“I want to make photographs that inspire people. I want to be an inspiration for those who have 9-5 jobs and can’t be travel photographers.”
Nevin’s work is an exceptional example of just how beautiful the east coast can be. His work includes film photography, digital photography, as well as some drone work. If you didn’t know he was just recently get into film, you would never know. His instagram account can be found here.
JM – Why do you shoot film?
NJ – This is a tough question to answer. Like most people my age, I learned the basics of photography on digital cameras. It wasn’t until later on that I picked up my first film camera. By that time, I had seen a lot of really good film work. The tones, the colors, and the variation between film stocks is what really got me interested in film. The added challenge of shooting a finite number of shots mixed with the style that one can achieve using film is what attracted me to shooting analog myself.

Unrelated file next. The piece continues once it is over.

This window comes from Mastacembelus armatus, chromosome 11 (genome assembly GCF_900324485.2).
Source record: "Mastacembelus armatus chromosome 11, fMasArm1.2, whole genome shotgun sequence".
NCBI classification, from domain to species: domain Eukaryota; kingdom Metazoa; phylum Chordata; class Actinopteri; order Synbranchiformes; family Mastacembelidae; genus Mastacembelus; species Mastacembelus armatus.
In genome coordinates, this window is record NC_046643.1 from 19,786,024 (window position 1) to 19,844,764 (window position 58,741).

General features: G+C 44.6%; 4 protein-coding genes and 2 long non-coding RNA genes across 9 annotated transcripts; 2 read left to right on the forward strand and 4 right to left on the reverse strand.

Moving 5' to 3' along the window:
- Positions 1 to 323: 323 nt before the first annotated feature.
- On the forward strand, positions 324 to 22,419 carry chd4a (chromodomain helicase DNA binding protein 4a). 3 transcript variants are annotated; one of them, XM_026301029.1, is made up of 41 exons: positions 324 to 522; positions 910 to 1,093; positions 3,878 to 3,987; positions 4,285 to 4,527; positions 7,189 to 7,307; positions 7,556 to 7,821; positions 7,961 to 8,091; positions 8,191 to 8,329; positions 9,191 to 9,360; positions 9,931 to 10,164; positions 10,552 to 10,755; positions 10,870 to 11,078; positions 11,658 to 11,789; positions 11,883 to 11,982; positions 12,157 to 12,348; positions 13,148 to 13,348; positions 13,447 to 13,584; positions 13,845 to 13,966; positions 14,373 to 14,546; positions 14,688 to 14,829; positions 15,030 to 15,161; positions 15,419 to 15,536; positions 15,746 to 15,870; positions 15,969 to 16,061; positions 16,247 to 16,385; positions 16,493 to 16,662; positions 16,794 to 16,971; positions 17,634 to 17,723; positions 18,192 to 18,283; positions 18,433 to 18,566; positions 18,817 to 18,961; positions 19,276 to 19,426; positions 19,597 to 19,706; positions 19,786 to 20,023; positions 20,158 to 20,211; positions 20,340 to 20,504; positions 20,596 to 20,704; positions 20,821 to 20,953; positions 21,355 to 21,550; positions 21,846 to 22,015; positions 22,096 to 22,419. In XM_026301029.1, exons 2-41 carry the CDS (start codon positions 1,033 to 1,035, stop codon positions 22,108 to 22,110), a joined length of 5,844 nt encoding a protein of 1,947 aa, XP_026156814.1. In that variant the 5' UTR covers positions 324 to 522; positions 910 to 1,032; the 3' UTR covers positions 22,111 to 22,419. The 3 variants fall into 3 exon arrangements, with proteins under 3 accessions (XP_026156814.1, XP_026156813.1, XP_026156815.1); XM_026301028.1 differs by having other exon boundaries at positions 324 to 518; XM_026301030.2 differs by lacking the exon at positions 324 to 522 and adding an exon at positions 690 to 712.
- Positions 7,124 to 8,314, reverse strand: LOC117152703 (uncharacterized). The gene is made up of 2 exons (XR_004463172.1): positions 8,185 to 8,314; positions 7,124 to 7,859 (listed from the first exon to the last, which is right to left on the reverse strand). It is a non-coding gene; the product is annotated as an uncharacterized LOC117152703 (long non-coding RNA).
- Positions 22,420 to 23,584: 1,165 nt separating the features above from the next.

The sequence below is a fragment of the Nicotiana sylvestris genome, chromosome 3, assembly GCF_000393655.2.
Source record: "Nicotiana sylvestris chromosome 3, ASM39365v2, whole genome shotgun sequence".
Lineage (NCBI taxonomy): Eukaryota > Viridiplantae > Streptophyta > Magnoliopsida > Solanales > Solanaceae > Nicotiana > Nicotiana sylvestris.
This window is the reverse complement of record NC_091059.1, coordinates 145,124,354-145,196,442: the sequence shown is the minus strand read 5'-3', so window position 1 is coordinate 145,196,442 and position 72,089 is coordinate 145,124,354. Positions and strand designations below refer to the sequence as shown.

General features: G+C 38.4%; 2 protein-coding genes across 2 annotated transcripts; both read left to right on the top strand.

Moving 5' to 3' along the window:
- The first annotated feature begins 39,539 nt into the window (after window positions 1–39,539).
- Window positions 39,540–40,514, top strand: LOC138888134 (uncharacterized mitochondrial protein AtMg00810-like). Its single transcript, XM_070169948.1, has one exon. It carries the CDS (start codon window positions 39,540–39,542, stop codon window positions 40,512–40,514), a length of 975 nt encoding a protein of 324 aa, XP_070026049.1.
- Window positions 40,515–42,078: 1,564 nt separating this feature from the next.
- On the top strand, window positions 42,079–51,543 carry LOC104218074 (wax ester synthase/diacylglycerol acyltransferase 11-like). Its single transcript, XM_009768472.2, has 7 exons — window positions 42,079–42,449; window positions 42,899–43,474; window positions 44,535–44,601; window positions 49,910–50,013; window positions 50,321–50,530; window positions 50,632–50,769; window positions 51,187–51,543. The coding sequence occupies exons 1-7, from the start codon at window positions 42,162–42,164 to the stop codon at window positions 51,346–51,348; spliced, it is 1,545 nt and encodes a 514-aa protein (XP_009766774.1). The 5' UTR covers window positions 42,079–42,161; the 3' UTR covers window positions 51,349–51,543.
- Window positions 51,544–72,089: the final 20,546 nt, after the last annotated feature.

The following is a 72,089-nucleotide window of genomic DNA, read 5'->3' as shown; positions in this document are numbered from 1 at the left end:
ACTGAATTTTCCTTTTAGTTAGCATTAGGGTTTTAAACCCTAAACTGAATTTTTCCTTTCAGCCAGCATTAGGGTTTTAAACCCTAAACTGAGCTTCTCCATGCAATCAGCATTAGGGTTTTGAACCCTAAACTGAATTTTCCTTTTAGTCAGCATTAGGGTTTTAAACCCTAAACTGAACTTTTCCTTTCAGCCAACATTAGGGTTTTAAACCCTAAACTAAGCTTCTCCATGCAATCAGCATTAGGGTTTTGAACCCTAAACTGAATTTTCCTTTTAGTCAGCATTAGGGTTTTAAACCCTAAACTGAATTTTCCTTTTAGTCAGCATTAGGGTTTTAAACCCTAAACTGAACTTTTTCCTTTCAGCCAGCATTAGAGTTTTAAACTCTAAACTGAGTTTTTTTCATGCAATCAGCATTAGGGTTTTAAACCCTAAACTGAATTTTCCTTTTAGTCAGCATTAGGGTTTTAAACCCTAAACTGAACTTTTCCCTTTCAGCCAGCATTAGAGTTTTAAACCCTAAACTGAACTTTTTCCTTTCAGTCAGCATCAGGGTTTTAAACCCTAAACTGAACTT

JM – I know you started out your serious photography endeavor shooting digital and have been increasingly moving into film. Is there a particular reason why? How much of the time are you shooting film vs digital?